(Shayan Doroudi provides a nice primer on learning theories and their disciplinary origins.)

How does computing education fit in to all of this? Like other discipline-based education research (DBER) such as math and physics education, it draws upon all three of the fields above, using theories and ideas from those fields. However, because it is focused on a discipline, it is specifically concerned with the content of the discipline, specific methods of learning and teaching that content. In this sense, it is more applied, bridging foundational ideas that span any human learning to applied ideas specific to the learning of specific ideas and skills.

What are major research questions in CER? 🔗

As with any research discipline, research questions can and should be specific. However, there are some major overarching questions in this field that researchers have begun to investigate, including:

  • What is computing?
  • What does it mean to know computing?
  • How do people learn computing?
  • How do teachers teach and assess computing?
  • How does identity interact with people's learning of computing?
  • How can people learn computing more effectively?
  • How can teachers teach computing more effectively?
  • How can access to computing education be improved?
  • How can computing education be delivered equitably to all?
  • How can computing education be reimagined to serve goals other than profit and disruption?
  • How do systems of oppression such as racism, sexism, and ablism shape learning, teaching, and curricula?
  • How can we implement anti-racist CS education?
  • How can learning technologies teach computing?
  • How does computing education affect people's lives?
  • What are the societal costs of computing illiteracy?
  • What can be taught about computing to learners of different ages?

While the "people" in the questions above could be anyone (youth, teens, college students, adults, and even teachers), the history of CER has primarily focused on teaching students in post-secondary settings, because the faculty conducting research have found it easier to study the students they are teaching. This is changing as countries around the world begin to incorporate computing into all levels of school, and as private industry begins to create technologies and services that teach computing to all ages. For example, my research has investigated new ways to teach youth from age 8-18, as well as adults.

What are some exciting CER discoveries? 🔗

There are so many! Examples include:

  • The field discovered that diversity in computing education is low because of the narrow, exclusionary nature of computing cultures, not because of inherent disinterest or inability on the part of diverse learners (e.g., Fisher & Margolis 2002, Margolis 2010).
  • The field invented contextualized computing ed pedagogy (e.g., Mark Guzdial's media computation), which has greatly increased the diversity of computer science graduates, and spread to many universities.
  • The field built upon the earliest structured editors like the Cornell Program Synthesizer, eventually maturing them into block-based editing environments like Alice, Scratch and Blockly. These editors greatly increased engagement in computing education, and greatly reduced barriers to learning programming languages.
  • Seymour Papert, who was broadly concerned with learning, but also the learning of computing, contributed constructionism, a new theory of learning (Papert 1980).
  • Alan Kay, one of the earliest researchers to investigate the learning of computing, helped build upon ideas of object-orientation from Simula, which inspired Smalltalk, which along with other languages such as C++, inspired the modern object-oriented programming languages and IDEs we use today.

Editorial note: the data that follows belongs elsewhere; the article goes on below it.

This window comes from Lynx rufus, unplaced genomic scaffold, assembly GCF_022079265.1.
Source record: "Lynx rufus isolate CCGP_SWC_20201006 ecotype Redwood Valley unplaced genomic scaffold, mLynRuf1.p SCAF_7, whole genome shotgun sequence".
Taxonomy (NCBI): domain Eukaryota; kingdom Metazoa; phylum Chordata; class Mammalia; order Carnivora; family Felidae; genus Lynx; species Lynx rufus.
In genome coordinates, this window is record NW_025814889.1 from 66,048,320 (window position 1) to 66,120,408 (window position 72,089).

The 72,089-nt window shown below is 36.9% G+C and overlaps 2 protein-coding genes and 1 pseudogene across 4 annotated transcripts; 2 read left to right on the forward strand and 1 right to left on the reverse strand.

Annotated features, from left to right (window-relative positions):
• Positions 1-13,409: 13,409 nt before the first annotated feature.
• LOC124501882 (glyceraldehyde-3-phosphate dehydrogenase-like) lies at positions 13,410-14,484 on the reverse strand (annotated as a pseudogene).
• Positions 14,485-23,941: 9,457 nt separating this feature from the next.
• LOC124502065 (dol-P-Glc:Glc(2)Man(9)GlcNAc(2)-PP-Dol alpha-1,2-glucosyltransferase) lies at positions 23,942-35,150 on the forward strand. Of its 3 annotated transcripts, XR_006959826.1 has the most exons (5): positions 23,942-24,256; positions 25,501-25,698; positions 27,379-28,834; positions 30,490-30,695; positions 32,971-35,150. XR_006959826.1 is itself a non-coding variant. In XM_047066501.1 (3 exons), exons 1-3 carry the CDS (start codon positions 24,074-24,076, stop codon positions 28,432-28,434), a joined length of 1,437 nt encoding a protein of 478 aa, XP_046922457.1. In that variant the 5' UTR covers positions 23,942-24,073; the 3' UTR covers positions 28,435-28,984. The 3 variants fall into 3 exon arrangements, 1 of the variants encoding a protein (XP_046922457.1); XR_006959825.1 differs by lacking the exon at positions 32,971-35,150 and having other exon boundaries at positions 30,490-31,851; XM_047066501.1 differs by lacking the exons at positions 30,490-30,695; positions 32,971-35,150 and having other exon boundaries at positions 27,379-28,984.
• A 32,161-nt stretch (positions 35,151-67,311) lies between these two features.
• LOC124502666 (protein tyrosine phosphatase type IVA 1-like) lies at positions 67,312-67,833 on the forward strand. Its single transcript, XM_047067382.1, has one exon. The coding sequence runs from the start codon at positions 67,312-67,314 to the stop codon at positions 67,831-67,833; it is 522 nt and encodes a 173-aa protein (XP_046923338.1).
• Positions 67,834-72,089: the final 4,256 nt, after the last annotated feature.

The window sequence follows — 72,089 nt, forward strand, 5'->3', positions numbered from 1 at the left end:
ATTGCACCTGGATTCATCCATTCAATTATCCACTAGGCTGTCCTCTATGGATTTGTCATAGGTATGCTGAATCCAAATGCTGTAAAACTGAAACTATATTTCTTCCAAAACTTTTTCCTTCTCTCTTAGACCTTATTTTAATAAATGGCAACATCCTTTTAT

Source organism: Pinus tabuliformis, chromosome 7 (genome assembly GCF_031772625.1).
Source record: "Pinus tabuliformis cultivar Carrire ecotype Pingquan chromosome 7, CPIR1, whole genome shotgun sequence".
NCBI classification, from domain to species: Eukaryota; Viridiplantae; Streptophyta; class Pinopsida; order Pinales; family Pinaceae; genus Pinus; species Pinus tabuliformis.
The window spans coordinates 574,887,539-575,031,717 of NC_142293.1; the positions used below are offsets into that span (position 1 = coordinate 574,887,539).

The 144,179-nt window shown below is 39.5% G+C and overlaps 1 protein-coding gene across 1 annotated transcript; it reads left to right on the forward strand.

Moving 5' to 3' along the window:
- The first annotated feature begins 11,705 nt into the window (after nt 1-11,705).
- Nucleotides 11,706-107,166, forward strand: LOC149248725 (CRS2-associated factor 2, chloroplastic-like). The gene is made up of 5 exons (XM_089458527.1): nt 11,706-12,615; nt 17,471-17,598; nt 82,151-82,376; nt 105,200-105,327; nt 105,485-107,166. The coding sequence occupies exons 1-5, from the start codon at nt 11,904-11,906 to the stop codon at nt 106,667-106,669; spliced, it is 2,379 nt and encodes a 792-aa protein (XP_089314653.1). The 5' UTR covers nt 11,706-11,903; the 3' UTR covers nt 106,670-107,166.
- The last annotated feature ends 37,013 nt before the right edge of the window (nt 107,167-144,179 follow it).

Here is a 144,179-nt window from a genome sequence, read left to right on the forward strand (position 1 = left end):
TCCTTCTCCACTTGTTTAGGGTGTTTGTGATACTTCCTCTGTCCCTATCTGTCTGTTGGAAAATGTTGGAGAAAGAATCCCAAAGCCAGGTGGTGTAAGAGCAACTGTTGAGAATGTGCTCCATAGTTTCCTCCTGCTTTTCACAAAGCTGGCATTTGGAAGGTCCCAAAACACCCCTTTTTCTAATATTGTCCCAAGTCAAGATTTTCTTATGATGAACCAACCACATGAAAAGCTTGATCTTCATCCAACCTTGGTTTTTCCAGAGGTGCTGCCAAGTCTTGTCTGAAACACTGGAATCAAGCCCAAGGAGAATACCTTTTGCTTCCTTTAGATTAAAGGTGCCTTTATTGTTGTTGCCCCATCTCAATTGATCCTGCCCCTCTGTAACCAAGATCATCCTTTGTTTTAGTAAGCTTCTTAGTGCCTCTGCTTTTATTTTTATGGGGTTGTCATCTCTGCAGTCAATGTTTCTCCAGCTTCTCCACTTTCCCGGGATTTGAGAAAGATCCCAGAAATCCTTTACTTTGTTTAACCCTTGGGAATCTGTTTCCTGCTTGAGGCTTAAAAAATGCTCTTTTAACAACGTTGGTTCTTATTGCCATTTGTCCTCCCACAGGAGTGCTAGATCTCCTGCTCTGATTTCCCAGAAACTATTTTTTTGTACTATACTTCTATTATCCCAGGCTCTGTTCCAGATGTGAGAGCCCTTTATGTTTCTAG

The field's recent efforts to transform STEM education through computing, invent rapid new forms of learning online, and devise more equitable ways to teach should be equally, if not more impactful.

What jobs can computing education researchers get? 🔗

Most computing education researchers are faculty in universities. Many of these faculty are tenure-track faculty like myself, which means a substantial portion of our time (~50%) is spent on scholarship. However, there are also many full-time instructors who find additional time to do research on top of their teaching. Many of the original authors at ICER were once members of the Bootstrapping or Scaffolding groups (led by Fincher, Petre, and Tenenberg), who were CS teachers that started to do research in their own classrooms.

Not all computing education researchers are college faculty. Some work in industry creating educational technologies for teaching computing, applying their expertise to the research and design of educational software. Some work in non-profits, using their expertise to advocate for computing education in schools, while conducting research on factors that affect policy. Some work in school districts, helping to implement computing education curricula in schools, while studying and evaluating the effectiveness of the implementation. Others work in government, facilitating research funding. Others still become teachers themselves, both at universities and other schools.

Tenure-track faculty are in the best position to make advances in the field because a substantial portion of their time is dedicated to research, but the research contributions by teaching-track faculty are critical, as they often bring more richly informed perspectives on the practice of teaching. It is possible to do research in other positions, but it is often outside the scope of a job. Because of this, many non-tenure track faculty focus their research on settings that their job gives them access to, which can restrict which research questions they can answer.

How do I become a CER researcher? 🔗

The most effective route is to get a Ph.D. in computing education research at one of the many Ph.D. granting universities in the world. Ph.D. students learn to conduct research over the course of multiple years (generally 4 to 6) under the supervision of an advisor.